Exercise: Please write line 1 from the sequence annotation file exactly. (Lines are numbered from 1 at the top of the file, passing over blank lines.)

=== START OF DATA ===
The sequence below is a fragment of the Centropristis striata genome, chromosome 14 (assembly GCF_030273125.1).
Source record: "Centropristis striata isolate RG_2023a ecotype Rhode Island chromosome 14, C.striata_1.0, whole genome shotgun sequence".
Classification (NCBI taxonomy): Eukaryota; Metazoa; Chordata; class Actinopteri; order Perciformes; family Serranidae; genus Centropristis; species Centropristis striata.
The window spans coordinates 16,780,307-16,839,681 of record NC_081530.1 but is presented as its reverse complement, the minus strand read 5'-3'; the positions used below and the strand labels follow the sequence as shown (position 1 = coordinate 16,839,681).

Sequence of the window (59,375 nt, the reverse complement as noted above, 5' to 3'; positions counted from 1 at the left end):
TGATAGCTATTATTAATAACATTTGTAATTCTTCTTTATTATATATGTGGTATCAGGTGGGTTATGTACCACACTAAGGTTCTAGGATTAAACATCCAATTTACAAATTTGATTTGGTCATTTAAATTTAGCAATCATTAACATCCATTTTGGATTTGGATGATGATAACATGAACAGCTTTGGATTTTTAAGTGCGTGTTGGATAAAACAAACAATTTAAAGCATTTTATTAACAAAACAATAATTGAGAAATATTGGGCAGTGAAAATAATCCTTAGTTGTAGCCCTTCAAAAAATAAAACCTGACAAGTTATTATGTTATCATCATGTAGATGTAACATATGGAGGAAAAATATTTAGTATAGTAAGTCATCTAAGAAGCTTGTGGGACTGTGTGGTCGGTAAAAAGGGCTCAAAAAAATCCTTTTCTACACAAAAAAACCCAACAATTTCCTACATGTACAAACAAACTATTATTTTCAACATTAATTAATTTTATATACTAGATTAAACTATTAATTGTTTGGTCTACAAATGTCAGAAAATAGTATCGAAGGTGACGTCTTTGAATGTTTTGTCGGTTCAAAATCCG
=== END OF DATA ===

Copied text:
The sequence below is a fragment of the Centropristis striata genome, chromosome 14 (assembly GCF_030273125.1).